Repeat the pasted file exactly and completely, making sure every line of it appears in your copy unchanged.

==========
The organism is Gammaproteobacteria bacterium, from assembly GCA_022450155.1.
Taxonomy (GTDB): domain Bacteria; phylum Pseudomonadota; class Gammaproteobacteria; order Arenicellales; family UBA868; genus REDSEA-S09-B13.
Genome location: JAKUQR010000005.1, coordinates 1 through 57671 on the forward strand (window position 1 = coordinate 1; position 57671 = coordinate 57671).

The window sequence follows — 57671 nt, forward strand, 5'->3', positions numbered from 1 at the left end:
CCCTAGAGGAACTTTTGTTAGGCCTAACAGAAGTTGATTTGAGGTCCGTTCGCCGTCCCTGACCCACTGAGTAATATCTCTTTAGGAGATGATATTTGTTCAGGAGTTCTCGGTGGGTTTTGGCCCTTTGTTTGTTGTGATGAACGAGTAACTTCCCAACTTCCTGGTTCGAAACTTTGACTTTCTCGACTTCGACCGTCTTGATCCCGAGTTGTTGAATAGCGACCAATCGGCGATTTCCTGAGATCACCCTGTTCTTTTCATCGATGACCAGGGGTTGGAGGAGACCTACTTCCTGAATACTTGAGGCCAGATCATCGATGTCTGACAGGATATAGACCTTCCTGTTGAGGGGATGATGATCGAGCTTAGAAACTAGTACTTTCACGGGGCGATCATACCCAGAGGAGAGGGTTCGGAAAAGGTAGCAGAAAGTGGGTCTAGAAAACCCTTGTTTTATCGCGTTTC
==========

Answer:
The organism is Gammaproteobacteria bacterium, from assembly GCA_022450155.1.
Taxonomy (GTDB): domain Bacteria; phylum Pseudomonadota; class Gammaproteobacteria; order Arenicellales; family UBA868; genus REDSEA-S09-B13.
Genome location: JAKUQR010000005.1, coordinates 1 through 57671 on the forward strand (window position 1 = coordinate 1; position 57671 = coordinate 57671).

The window sequence follows — 57671 nt, forward strand, 5'->3', positions numbered from 1 at the left end:
CCCTAGAGGAACTTTTGTTAGGCCTAACAGAAGTTGATTTGAGGTCCGTTCGCCGTCCCTGACCCACTGAGTAATATCTCTTTAGGAGATGATATTTGTTCAGGAGTTCTCGGTGGGTTTTGGCCCTTTGTTTGTTGTGATGAACGAGTAACTTCCCAACTTCCTGGTTCGAAACTTTGACTTTCTCGACTTCGACCGTCTTGATCCCGAGTTGTTGAATAGCGACCAATCGGCGATTTCCTGAGATCACCCTGTTCTTTTCATCGATGACCAGGGGTTGGAGGAGACCTACTTCCTGAATACTTGAGGCCAGATCATCGATGTCTGACAGGATATAGACCTTCCTGTTGAGGGGATGATGATCGAGCTTAGAAACTAGTACTTTCACGGGGCGATCATACCCAGAGGAGAGGGTTCGGAAAAGGTAGCAGAAAGTGGGTCTAGAAAACCCTTGTTTTATCGCGTTTC